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ok I have a few questions and I am sure this is pretty vague and will need more information to get number thrown out there for an average percent.
If the owner is involved full time in running the business, then there is no such thing as profit margin. In this case it's just called an owner's draw, and I would expect it to be in the range of $100k to $200k, or 20% of gross sales.
If the owner/shareholder is not actively involved in running the business, then yes, there is net profit, and I would expect it to be in the range of 5% of gross sales, or $25k to $50k.
But I think you will find very few small businesses that do custom anything where the owner is at arms length and just collects profit margin.
ok. Well I was thinking in terms more of for growth to be able to add on or upgrade equipment and so on.
Owner pay and distributions are different than profit. Im no accountant and I dont play one on tv but 5% is a terrible net profit on a business. After mine and my wifes wages for the work we do in the business I am looking for a 10-15% net profit and I have friends that say 20% is what they want or it isnt worth doing. A few more.details of what you are looking for would be more helpful to the question
How about achieivng Positive cash flow with no or negative taxable profit.
after everything is paid for at the end of the year and 2 owners take their salaries is how we look at profit. 2013 we did 15-16% and 2014 was up to just over 19%. The increased percentage was also on top of an increase in sales of approx $500k. Led to a very healthy profit in our opinion. This year percentages are down bit but total sales are higher than a year ago so not worried. We are a 14 person millwork/residential cabinet shop
Our #'s are similar to Jody's. But this is a highly variable business, year to year. The # we use for calculating pricing is 14% profit on sales of 2.4 million. It is impossible to come up with a consistent $ profit # because a until all fixed costs for the year are covered there is no profit. Once those costs are covered profit margins increase quickly. Cash flow becomes tricky as you try to increase sales. By investing in new equipment you become a gambler. Are you covered if sales nose dive?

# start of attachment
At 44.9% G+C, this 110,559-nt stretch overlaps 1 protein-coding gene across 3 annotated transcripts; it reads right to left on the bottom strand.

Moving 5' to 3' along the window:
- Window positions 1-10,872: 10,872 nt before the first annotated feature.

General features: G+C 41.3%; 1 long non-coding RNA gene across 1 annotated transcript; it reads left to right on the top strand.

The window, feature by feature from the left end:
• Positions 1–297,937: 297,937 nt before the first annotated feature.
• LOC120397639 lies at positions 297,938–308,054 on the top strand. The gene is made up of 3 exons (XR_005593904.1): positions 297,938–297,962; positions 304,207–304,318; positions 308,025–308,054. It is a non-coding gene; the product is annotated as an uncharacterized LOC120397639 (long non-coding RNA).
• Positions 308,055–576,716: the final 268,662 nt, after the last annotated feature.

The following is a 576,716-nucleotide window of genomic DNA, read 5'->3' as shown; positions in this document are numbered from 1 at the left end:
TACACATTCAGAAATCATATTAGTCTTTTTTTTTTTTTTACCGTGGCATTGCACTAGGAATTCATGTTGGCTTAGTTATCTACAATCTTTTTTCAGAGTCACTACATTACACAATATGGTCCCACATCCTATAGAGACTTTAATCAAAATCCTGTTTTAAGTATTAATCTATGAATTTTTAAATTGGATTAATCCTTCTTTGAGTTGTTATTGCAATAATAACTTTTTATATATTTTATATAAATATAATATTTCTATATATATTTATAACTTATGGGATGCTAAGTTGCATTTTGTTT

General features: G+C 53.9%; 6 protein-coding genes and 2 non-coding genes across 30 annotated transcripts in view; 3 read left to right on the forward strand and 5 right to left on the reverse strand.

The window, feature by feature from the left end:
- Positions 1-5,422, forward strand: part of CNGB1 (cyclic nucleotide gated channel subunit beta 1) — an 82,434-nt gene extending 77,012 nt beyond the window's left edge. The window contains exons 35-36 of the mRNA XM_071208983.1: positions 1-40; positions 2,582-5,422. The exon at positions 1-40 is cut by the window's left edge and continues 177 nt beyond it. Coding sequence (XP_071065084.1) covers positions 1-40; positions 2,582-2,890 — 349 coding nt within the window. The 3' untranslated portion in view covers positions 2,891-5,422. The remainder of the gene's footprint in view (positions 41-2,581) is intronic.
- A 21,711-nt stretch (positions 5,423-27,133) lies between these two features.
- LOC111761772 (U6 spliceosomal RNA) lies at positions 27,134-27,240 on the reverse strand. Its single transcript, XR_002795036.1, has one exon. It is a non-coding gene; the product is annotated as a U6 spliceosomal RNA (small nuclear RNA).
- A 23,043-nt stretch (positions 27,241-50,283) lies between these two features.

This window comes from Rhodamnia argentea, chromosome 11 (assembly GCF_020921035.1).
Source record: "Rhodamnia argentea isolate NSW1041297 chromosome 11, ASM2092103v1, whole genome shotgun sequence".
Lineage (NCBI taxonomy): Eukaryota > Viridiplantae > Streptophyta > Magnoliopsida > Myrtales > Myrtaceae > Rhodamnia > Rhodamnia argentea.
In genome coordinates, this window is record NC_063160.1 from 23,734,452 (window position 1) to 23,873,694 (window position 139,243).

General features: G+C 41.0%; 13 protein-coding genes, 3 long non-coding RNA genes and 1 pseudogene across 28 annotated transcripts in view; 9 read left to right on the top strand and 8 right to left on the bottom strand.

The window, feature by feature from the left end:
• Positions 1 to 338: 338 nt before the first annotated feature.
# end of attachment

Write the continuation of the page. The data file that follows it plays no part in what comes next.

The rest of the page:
Borrowing money based on cash flow, sales, sales projections, and most importantly the ROI for the life of the machine is a risk reward analysis. At the point that the machine is returning more income than your money will earn elsewhere is not gambling, its a business strategy.
If you accelerate the depreciation and reduce your tax liability while financing the machine using dollars that have a lesser value each year you are increasing cash flow and reducing tax liability
Alan, I've never been able to generate an accurate ROI for a new machine. It relies on guessing how much work we will generate for that machine's increased capabilities. I've been through wildly varying work flows. Serious cash flows, 2009/10! Bankrupt customers, Customers that went to Mexico because I couldn't match the price.
Those things are beyond my control. I'm well aware of the tax, depreciation, cheaper $'s etc. I'm also aware of the risks that can not be calculated into ROI. I'd be gambling on whether any of those risk factors would occur.
Larger shops may have more maneuvering room, deeper pockets than I've got. After the recession died off and work picked up, I was very low on $. I went to the same bank I had been using for 30 years. I wanted to renew my line of credit. They asked for the last 3 years CPA audits. Then turned me down because we were showing significant looses & as an aside from one of their employees, small companies were too risky. All bills paid, no outstanding loans. Work was picking up and I needed operating $.
It is gambling if you can't compute the odds!